I’ll get this right out of the way. I do not have highbrow tastes in music.
For many of my public outings with my own art, people have always mused aloud to me that my paintings must have been done while I listened to the Brandenburg Concerto, etc. While I do like some baroque trumpet, most, if not all of my artwork is created by listening to the loudest, gnarliest, vulgar, and obnoxious punk rock.
I distinctly remember one critique where someone pointed enthusiastically at a place in a painting they thought evoked very ethereal sounds and named classical pieces they thought could have influenced it. In all honesty though, it was created while I blew my eardrums out to “Beat on the Brat” by The Ramones.
Like many suburban teens of the early 80’s, I got my music through Top 40 radio, and I’m sure the first Bowie song I ever heard was either “Let’s Dance” or “Modern Love.” Both were ubiquitous in 1983-84, and since we didn’t have cable tv, my big night was staying up to watch Friday Night Videos to try to catch the song there too.
Eventually I braved the mall record store, where a neophyte music lover usually had to face the prospect of the older cooler teens who worked there sending x-rays into your uncool brain to discover that your music tastes were about five minutes deep. I was used to my purchases earning me a curled lip, since I was pretty all over the map in those years, and so was my personal sense of fashion, a mix of flapper, Stanley Livingston, and Merchant-Ivory poor relation.
It was easy to find a copy of “Let’s Dance” in stock, and I discovered that the section for Bowie was wide with records–I had expected to see the cover of the one I was familiar with in front, but instead there was a very strange bleached out clown, on an album titled “Scary Monsters (and Super Creeps.)” I flipped through the rest of the titles. A different man, on each record. I got to the end–“Ziggy Stardust.” What was this?
I pulled out “Let’s Dance” and decided to also buy “Scary Monsters (and Super Creeps.)”
If you own this record, you know what comes next:
Gone was the poppy crooner, the urbane guy in a suit who seemed tailor-made for 1980’s optimism and commercial appeal. What the actual fuck, he’s SCREAMING now.
I must have flipped this record over and over on my player about five times. Even the white lace on my bedspread seemed to shrivel back in awe. Childhood was gone. I’d crossed the threshold.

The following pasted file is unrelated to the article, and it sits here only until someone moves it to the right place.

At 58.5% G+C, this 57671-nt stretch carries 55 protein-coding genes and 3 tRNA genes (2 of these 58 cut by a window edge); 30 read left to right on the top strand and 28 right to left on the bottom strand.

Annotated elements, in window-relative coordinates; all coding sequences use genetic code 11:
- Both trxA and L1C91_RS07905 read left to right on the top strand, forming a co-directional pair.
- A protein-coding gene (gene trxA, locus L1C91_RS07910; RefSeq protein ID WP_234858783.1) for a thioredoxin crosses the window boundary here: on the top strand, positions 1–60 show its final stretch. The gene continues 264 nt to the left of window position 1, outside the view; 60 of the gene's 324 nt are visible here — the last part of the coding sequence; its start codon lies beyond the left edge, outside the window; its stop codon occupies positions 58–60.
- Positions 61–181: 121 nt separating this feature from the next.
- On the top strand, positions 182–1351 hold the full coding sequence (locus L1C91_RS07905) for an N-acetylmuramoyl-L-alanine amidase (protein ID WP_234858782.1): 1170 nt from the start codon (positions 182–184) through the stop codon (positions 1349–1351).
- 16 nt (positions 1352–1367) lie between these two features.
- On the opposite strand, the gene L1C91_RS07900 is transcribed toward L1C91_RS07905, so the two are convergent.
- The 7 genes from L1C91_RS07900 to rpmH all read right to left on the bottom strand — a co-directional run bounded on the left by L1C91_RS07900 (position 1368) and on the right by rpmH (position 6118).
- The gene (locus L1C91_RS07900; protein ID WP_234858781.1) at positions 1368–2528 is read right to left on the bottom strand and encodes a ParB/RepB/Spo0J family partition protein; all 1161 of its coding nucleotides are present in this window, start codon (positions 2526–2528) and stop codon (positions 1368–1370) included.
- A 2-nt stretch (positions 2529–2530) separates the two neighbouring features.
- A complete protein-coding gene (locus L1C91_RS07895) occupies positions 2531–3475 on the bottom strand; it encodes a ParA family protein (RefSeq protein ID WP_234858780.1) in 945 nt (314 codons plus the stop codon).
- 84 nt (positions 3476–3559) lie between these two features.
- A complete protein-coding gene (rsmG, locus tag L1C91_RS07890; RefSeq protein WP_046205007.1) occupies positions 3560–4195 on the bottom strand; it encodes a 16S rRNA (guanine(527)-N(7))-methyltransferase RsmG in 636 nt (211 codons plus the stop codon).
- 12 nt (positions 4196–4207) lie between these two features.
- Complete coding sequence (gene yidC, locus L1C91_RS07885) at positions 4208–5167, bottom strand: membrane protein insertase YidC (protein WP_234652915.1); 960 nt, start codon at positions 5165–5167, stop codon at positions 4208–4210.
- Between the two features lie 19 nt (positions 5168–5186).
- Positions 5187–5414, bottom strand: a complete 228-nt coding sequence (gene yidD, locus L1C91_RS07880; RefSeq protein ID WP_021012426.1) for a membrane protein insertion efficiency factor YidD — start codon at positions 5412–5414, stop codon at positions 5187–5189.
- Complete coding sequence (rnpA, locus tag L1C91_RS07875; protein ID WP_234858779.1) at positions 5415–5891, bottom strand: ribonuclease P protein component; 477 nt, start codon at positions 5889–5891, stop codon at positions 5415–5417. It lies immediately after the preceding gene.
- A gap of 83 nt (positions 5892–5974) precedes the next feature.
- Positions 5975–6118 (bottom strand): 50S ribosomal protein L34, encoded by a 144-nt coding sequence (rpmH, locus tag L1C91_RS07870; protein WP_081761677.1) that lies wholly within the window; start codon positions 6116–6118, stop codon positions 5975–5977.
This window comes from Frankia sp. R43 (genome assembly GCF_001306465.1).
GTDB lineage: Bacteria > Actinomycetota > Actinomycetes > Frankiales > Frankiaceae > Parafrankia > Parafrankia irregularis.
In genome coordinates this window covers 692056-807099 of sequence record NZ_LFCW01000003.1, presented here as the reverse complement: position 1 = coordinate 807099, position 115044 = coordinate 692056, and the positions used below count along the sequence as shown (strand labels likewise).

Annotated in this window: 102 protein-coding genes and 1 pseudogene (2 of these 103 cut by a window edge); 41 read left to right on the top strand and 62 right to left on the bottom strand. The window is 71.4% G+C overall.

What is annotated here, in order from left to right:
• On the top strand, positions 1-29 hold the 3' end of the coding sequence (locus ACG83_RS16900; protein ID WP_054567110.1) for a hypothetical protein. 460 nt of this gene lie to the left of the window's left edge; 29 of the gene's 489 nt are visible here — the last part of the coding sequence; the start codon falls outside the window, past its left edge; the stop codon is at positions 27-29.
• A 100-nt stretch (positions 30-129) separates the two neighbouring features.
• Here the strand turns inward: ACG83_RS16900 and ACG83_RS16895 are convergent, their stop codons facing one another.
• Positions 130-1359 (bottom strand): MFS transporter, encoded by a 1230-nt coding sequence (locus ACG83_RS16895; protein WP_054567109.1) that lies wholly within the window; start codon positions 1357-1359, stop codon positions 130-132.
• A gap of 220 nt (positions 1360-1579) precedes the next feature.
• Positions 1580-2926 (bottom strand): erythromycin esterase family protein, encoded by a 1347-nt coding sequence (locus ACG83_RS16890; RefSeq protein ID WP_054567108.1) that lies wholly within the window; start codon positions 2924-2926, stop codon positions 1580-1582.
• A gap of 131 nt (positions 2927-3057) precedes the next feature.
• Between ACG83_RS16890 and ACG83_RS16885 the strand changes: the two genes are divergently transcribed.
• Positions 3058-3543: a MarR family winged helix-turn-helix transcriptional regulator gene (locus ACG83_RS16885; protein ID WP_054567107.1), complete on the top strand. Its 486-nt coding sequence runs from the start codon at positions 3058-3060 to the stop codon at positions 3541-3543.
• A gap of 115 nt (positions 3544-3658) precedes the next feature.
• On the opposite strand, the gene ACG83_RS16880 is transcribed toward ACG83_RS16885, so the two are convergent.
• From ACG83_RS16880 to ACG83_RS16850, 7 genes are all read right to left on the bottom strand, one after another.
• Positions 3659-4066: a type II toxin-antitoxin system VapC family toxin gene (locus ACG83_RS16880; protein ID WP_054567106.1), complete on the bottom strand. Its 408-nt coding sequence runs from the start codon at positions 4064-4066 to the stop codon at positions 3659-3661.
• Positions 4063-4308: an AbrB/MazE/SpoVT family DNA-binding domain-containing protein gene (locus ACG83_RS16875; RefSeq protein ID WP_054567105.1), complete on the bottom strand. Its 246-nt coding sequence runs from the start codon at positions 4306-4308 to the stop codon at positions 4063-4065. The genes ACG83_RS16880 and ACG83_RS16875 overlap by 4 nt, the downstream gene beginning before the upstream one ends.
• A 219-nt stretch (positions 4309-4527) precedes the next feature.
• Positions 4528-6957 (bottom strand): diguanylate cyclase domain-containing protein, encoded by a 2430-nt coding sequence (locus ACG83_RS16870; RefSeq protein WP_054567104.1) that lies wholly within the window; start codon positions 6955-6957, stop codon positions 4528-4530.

I got my hands on everything I could to do with David Bowie, tough in the days before the internet when you had to just research and get lucky, or take trips to Haight Street, where the record store employees were more intimidating than Darth Vader and made their suburban counterparts look like campfire girls. Soon, however, my room was covered in posters of old-school Bowie and pictures cut out from magazines.
All of us of a certain age in the Bay Area tuned into The Quake, which was truly alternative radio, right before most stations were merged into what we have today. The Quake DJs introduced me to more of the back-numbers from Bowie’s catalogue. So many songs set the incredibly other-world but raw-edged brilliance that never failed to completely polarize the brain cells the first time you heard one of them. “Fame.” “The DJ.” “Suffragette City.” “Queen Bitch.” “Fashion.”
At night, I would put a tape into the cassette player on the table next to my bed, the same record every night, “Hunky Dory.” Bowie has said that “Life on Mars?” is about a girl “living in the doldrums of reality, she’s being told that there’s a far greater life somewhere, and she’s bitterly disappointed that she doesn’t have access to it,” a quote I just found today. No surprise, since that girl would have been me in 1985, as I’m sure it was very many other suburb kids.
If “Life on Mars?” sang the blues for sad little girls who wanted out, “Ziggy Stardust and the Spiders From Mars” the motion picture was the soundtrack for the trip off the planet. The image of Bowie’s raunchy sex lizard grinding on the stage with bare thighs and alien makeup was smoking hot and full of confusing erotic promise. The hot thing about Bowie was that he wasn’t pretty at all, but he made you feel like that didn’t matter for him or for anyone else. Sexuality was a matter of inhabiting the space you were in with authority. It didn’t matter how wounded and awkward you were, you could still work it with art and power.
This story doesn’t have an ending, since Bowie wasn’t supposed to die. I viewed his video for “Lazarus” on his birthday, moved by his apparent grappling with issues of mortality and aging, but rejoiced in the fact that I’d lived long enough to see Star Wars get good again and to see David Bowie release a new record, as if my childhood had been granted a sequel. No one was ready for the plot twist two days later.
I’ve seen a couple of people sneer on social media that David Bowie’s death is an occasion for people to pretend to care about an artist they never appreciated. It reminds me of those old record store clerks that loomed over someone younger in judgment.
If this is the first day you’ve listened to David Bowie, I envy you. You have much to look forward to.